MACKINAC ISLAND, MICH.—“The hardest 15 minutes of my life” is how Rep. Thad McCotter (R.-Mich.) joked about his brief bid for the Republican presidential nomination on Saturday morning. Addressing the breakfast at the Mackinac Republican Leadership Conference here at the Grand Hotel, five-termer McCotter made it clear his national campaign had ended after he failed to get into any of the nationally televised debates of presidential hopefuls and that he would now seek reelection to Congress.
But all signs from the GOPers gathered here are that this is not going to be as easy for him as he thought. Although McCotter’s 11th District remains a Republican-leaning district, it is no longer dominated by the congressman’s base in Wayne County (Detroit), where he once served as GOP chairman. Nearly 60% of the new 11th is composed of Oakland County turf, and McCotter will face at least one and perhaps two fellow conservatives as opponents in the primary next August.
“I’m in it,” State Sen. Mike Kowall told HUMAN EVENTS later on Saturday, “and I don’t take things like [running for Congress] lightly.” The Oakland County lawmaker (whose wife, Eileen, serves as state representative), has already been endorsed by fellow Sen. Jim Marleau of Oakland County. Kowall explained that he did not “feel I am running against Thad McCotter” but that the congressman’s run for President clearly created an opening for others to get in the race, and he is doing it.
Although both McCotter and Kowall are considered strong conservatives on economic and cultural issues, the incumbent has had a problem with some of his votes on labor-related matters—notably supporting the Big Labor-loved “card check” bill that would end the secret ballot in union elections, and the Davis-Bacon Act, which requires prevailing wages be paid on public work projects. Both have been major targets of the Republican Party. Clearly aware of the controversy his Davis-Bacon stand evokes within the GOP, McCotter remained silent during a forum of the Republican House members at the conference Saturday when lawmakers were asked about Davis-Bacon and fellow Rep.Tim Walberg denounced the law as “the No. 1 job killer in America.”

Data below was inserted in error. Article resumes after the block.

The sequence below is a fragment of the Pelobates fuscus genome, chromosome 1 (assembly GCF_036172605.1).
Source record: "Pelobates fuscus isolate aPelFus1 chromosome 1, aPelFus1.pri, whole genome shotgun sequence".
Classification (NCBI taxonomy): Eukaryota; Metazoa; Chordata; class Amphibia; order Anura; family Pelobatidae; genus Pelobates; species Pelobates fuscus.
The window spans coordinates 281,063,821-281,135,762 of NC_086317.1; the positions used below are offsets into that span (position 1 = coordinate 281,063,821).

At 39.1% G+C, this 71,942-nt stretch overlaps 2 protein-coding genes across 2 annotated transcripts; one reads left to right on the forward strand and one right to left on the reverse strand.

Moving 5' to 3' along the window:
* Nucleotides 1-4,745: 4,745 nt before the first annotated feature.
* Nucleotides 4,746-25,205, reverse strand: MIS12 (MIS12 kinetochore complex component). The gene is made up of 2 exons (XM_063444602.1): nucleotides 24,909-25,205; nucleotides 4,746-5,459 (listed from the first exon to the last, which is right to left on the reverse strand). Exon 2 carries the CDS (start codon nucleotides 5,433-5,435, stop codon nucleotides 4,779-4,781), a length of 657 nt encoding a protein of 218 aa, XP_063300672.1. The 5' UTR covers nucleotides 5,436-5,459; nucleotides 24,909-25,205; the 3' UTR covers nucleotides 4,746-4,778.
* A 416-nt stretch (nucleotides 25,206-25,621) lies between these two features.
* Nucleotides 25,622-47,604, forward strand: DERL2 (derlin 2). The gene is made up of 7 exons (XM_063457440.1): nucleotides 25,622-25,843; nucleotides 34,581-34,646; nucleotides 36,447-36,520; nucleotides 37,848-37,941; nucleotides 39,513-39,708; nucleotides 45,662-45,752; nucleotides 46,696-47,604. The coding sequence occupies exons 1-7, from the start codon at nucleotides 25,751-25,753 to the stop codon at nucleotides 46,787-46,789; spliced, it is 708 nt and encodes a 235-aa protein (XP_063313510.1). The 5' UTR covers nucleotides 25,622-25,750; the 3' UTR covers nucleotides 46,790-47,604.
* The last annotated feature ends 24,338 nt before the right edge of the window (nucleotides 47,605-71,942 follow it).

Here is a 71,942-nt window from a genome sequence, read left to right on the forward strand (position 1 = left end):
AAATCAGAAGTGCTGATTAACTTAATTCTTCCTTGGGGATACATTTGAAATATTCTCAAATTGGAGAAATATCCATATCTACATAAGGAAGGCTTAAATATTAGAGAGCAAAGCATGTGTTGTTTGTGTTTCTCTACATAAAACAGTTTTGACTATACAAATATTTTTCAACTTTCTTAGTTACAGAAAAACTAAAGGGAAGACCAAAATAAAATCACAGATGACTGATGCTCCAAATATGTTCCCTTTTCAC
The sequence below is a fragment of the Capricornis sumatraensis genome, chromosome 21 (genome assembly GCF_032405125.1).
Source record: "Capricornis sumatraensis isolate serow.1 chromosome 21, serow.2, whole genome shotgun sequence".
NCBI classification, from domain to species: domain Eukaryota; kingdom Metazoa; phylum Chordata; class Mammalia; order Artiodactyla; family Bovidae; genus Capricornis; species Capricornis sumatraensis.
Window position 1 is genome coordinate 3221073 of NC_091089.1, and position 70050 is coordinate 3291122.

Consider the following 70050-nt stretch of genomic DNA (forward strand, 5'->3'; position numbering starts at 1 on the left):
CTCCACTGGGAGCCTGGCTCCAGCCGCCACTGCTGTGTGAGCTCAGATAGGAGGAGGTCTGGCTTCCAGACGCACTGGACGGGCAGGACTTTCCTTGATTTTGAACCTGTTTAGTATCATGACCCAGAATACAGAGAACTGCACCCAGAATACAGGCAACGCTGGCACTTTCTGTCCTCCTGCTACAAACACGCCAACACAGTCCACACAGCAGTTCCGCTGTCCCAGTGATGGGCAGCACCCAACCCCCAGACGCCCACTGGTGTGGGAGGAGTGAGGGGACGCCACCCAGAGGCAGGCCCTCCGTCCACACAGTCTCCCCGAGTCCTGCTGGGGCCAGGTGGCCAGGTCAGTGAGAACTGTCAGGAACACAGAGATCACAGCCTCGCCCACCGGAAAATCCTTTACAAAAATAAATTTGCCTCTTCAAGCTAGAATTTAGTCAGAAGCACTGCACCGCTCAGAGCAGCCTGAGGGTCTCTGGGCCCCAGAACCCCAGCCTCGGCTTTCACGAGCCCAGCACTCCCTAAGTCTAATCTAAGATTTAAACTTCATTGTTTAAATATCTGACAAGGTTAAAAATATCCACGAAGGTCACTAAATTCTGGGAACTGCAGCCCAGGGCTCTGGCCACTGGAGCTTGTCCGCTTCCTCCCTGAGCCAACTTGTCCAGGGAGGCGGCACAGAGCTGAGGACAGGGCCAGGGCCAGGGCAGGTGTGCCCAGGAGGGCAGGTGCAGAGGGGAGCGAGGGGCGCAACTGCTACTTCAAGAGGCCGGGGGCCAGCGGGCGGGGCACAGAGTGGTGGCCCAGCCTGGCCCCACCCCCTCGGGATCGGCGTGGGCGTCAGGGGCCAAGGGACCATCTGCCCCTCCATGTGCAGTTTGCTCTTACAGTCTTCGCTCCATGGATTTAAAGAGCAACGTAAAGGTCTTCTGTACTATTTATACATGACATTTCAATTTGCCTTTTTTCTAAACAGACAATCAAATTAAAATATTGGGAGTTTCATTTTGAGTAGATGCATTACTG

“I’m for the secret ballot in union elections,” Kowall told us, “and the prevailing wage inssue needs to be addressed, with union contractors and nonunion contractors putting all their cards on the table.”
Another possible candidate in the 11th from Oakland County is Rocky Raczkowski, former state legislator and near-winner in a tight 2010 race against Democratic Rep. Gary Peters.
With wife Amalia, Raczkowski told HUMAN EVENTS they were considering a move from the 9th to nearby Bloomfield Hills in the 11th District. As for a race for Congress against McCotter and Kowall, he said, “I have no comment one way or another, and I am not interested in running for office simply for the sake of running for office.”
But sources close to the former lawmaker and 24-year U.S. Army veteran told HUMAN EVENTS he is making inquiries about a race and “if Rocky runs, it will be in the 11th.”
Conservatives have always liked McCotter for his knowledge of history, speaking style and love of rock music. But he clearly has a problem with some votes, and signs are strong this will translate into a political problem in his own party in 2012.